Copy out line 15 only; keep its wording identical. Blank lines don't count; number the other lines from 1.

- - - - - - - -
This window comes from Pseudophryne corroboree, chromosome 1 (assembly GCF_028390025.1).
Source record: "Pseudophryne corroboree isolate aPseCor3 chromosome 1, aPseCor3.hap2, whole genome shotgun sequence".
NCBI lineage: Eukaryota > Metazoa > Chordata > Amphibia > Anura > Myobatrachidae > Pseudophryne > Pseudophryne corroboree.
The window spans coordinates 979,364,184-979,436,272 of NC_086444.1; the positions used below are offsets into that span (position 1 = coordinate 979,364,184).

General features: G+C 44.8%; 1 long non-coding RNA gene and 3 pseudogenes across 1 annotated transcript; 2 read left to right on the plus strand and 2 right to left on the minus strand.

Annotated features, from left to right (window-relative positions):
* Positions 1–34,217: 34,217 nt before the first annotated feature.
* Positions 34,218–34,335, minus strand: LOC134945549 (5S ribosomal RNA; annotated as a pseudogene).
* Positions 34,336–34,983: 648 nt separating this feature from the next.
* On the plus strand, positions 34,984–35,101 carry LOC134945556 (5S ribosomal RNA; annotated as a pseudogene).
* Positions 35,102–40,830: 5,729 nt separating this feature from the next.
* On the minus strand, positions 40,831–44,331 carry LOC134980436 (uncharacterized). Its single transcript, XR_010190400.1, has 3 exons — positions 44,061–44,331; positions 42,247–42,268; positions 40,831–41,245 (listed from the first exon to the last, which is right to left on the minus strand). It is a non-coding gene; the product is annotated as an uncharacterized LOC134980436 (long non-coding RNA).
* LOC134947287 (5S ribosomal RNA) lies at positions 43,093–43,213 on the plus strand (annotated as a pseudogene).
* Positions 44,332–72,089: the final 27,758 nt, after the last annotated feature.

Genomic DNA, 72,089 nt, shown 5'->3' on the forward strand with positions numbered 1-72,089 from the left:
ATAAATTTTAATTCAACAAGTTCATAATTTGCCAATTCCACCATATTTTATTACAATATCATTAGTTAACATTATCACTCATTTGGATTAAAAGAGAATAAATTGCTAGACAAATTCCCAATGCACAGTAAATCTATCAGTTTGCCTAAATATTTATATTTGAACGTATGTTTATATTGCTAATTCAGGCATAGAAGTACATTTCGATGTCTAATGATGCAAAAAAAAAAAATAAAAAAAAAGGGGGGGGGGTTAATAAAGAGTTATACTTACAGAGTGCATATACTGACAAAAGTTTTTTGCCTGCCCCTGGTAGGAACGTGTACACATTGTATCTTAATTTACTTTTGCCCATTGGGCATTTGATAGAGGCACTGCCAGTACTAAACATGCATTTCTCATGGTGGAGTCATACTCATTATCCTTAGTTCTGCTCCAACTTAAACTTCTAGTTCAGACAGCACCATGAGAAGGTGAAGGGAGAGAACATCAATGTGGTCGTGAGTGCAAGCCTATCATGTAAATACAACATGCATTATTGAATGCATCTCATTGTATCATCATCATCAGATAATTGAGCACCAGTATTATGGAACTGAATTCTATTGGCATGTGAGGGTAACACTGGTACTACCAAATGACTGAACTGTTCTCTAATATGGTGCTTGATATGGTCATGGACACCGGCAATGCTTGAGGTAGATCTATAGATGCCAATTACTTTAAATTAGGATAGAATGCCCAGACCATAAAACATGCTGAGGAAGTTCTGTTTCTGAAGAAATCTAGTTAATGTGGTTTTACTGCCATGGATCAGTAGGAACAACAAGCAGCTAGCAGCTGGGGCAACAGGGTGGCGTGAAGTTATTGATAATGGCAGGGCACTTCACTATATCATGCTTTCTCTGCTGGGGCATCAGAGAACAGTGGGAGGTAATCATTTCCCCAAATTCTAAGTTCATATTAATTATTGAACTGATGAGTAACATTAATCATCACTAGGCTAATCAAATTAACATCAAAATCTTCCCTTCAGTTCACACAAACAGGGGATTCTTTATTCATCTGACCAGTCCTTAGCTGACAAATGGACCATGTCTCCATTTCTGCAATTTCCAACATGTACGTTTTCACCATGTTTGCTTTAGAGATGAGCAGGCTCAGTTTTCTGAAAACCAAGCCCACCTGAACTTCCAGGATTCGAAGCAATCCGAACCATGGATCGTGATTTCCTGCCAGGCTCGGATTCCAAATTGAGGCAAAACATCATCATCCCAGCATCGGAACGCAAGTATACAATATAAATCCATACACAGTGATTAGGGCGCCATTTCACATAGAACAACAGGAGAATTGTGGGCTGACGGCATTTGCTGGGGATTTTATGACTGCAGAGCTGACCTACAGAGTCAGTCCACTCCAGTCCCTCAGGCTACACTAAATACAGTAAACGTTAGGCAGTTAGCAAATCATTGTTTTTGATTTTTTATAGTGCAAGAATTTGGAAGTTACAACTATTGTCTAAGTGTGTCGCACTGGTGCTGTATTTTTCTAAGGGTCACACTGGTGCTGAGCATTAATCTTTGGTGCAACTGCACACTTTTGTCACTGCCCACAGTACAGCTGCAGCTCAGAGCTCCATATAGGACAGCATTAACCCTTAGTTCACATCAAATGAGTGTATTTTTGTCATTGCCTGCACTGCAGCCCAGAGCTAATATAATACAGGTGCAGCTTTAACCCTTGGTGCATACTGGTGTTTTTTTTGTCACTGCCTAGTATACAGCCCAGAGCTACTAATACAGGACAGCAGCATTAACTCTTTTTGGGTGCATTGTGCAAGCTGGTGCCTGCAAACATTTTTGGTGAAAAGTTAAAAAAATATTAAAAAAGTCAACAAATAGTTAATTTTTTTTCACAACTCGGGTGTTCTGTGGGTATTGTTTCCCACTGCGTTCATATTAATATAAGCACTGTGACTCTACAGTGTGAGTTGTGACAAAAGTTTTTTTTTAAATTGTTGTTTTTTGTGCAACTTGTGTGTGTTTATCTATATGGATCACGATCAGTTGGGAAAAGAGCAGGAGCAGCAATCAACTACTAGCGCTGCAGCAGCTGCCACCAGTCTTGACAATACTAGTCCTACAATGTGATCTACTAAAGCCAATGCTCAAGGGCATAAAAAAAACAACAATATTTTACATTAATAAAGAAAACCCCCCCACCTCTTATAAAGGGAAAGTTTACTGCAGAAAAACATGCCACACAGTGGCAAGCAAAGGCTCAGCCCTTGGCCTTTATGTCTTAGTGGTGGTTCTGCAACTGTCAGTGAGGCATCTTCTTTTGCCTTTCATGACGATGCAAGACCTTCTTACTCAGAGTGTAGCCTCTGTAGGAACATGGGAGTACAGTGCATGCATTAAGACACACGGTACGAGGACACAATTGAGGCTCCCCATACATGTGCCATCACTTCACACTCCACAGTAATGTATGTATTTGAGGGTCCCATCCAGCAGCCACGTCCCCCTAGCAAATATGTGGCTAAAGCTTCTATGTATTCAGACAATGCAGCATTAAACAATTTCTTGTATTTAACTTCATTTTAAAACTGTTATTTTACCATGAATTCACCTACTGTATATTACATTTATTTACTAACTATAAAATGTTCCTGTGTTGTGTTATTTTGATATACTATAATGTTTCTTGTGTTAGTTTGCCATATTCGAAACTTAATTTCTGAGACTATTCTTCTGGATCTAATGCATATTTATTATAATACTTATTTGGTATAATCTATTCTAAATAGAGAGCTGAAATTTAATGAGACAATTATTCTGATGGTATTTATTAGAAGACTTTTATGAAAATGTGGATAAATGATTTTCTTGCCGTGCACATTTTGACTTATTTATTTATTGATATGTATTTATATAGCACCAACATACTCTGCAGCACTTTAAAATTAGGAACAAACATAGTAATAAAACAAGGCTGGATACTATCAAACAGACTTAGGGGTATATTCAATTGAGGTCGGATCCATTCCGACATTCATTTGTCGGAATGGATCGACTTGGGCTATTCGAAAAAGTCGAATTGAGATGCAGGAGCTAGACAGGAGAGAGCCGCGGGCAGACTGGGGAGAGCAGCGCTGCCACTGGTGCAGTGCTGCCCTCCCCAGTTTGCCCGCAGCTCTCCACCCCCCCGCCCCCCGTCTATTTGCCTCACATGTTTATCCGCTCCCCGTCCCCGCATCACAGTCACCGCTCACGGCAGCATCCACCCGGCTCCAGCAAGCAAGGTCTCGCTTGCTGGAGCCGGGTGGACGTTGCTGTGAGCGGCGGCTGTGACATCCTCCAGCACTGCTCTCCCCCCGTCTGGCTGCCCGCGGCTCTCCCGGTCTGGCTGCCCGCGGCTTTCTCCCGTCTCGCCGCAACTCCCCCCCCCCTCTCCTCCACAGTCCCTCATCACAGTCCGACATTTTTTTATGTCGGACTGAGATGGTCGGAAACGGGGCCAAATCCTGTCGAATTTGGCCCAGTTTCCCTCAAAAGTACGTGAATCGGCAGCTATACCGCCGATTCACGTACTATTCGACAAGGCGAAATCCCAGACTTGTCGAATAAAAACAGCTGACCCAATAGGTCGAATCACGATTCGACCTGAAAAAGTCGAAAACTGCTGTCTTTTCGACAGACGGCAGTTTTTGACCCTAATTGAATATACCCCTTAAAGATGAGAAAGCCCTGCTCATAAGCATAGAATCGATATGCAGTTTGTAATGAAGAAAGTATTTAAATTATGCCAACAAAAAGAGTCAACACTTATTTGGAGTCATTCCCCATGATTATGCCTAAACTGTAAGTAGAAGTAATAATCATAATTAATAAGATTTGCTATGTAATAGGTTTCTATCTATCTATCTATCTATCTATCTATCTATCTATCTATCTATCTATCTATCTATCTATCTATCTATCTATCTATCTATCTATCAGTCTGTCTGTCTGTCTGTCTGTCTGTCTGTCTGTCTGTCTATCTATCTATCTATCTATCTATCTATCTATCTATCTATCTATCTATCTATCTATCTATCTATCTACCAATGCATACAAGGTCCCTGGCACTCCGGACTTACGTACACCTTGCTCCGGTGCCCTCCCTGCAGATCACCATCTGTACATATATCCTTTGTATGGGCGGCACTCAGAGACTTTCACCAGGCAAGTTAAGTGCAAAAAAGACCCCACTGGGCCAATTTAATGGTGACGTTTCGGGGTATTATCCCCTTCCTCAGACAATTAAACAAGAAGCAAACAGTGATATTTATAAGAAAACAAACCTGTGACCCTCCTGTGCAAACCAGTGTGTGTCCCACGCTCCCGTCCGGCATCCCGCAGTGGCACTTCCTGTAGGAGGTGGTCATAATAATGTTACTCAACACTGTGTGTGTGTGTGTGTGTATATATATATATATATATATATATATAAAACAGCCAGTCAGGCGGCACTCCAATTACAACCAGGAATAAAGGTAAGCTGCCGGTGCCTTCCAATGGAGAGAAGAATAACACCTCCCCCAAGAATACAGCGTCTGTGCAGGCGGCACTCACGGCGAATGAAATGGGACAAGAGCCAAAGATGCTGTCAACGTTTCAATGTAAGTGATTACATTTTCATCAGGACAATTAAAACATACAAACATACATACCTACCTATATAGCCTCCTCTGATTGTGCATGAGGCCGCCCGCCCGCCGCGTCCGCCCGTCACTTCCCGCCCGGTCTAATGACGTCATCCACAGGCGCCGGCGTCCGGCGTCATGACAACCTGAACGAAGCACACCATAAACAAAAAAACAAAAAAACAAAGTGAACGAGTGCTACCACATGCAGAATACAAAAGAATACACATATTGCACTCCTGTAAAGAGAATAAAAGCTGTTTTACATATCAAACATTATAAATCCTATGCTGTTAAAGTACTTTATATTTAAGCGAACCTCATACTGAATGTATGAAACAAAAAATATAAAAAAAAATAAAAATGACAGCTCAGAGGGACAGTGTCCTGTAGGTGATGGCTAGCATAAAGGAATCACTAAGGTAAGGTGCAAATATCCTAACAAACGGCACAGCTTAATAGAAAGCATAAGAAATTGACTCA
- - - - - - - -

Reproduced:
Genomic DNA, 72,089 nt, shown 5'->3' on the forward strand with positions numbered 1-72,089 from the left: